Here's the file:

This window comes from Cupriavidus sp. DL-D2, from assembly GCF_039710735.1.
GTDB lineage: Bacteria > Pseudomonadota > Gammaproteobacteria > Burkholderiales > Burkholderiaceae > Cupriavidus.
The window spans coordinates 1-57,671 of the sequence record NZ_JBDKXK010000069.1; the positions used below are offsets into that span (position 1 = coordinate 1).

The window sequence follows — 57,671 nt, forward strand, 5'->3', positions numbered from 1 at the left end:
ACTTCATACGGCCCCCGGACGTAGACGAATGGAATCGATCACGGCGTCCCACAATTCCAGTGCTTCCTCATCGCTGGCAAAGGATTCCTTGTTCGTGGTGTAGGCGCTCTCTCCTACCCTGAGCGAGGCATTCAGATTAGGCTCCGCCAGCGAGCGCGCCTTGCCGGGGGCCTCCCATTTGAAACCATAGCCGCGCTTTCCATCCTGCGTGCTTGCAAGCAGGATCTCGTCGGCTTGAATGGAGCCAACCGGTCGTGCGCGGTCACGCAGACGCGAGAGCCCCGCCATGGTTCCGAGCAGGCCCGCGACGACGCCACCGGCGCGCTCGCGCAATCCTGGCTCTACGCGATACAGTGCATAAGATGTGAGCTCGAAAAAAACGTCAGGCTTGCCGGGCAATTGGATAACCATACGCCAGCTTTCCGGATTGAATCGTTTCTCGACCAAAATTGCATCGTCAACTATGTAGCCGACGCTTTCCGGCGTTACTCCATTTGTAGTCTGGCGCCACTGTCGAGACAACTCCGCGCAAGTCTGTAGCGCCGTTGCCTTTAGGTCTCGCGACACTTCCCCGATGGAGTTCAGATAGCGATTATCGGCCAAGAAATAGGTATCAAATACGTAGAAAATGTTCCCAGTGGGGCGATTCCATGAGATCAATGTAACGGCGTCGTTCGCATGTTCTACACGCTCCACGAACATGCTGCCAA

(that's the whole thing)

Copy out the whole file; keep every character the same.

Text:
This window comes from Cupriavidus sp. DL-D2, from assembly GCF_039710735.1.
GTDB lineage: Bacteria > Pseudomonadota > Gammaproteobacteria > Burkholderiales > Burkholderiaceae > Cupriavidus.
The window spans coordinates 1-57,671 of the sequence record NZ_JBDKXK010000069.1; the positions used below are offsets into that span (position 1 = coordinate 1).

The window sequence follows — 57,671 nt, forward strand, 5'->3', positions numbered from 1 at the left end:
ACTTCATACGGCCCCCGGACGTAGACGAATGGAATCGATCACGGCGTCCCACAATTCCAGTGCTTCCTCATCGCTGGCAAAGGATTCCTTGTTCGTGGTGTAGGCGCTCTCTCCTACCCTGAGCGAGGCATTCAGATTAGGCTCCGCCAGCGAGCGCGCCTTGCCGGGGGCCTCCCATTTGAAACCATAGCCGCGCTTTCCATCCTGCGTGCTTGCAAGCAGGATCTCGTCGGCTTGAATGGAGCCAACCGGTCGTGCGCGGTCACGCAGACGCGAGAGCCCCGCCATGGTTCCGAGCAGGCCCGCGACGACGCCACCGGCGCGCTCGCGCAATCCTGGCTCTACGCGATACAGTGCATAAGATGTGAGCTCGAAAAAAACGTCAGGCTTGCCGGGCAATTGGATAACCATACGCCAGCTTTCCGGATTGAATCGTTTCTCGACCAAAATTGCATCGTCAACTATGTAGCCGACGCTTTCCGGCGTTACTCCATTTGTAGTCTGGCGCCACTGTCGAGACAACTCCGCGCAAGTCTGTAGCGCCGTTGCCTTTAGGTCTCGCGACACTTCCCCGATGGAGTTCAGATAGCGATTATCGGCCAAGAAATAGGTATCAAATACGTAGAAAATGTTCCCAGTGGGGCGATTCCATGAGATCAATGTAACGGCGTCGTTCGCATGTTCTACACGCTCCACGAACATGCTGCCAA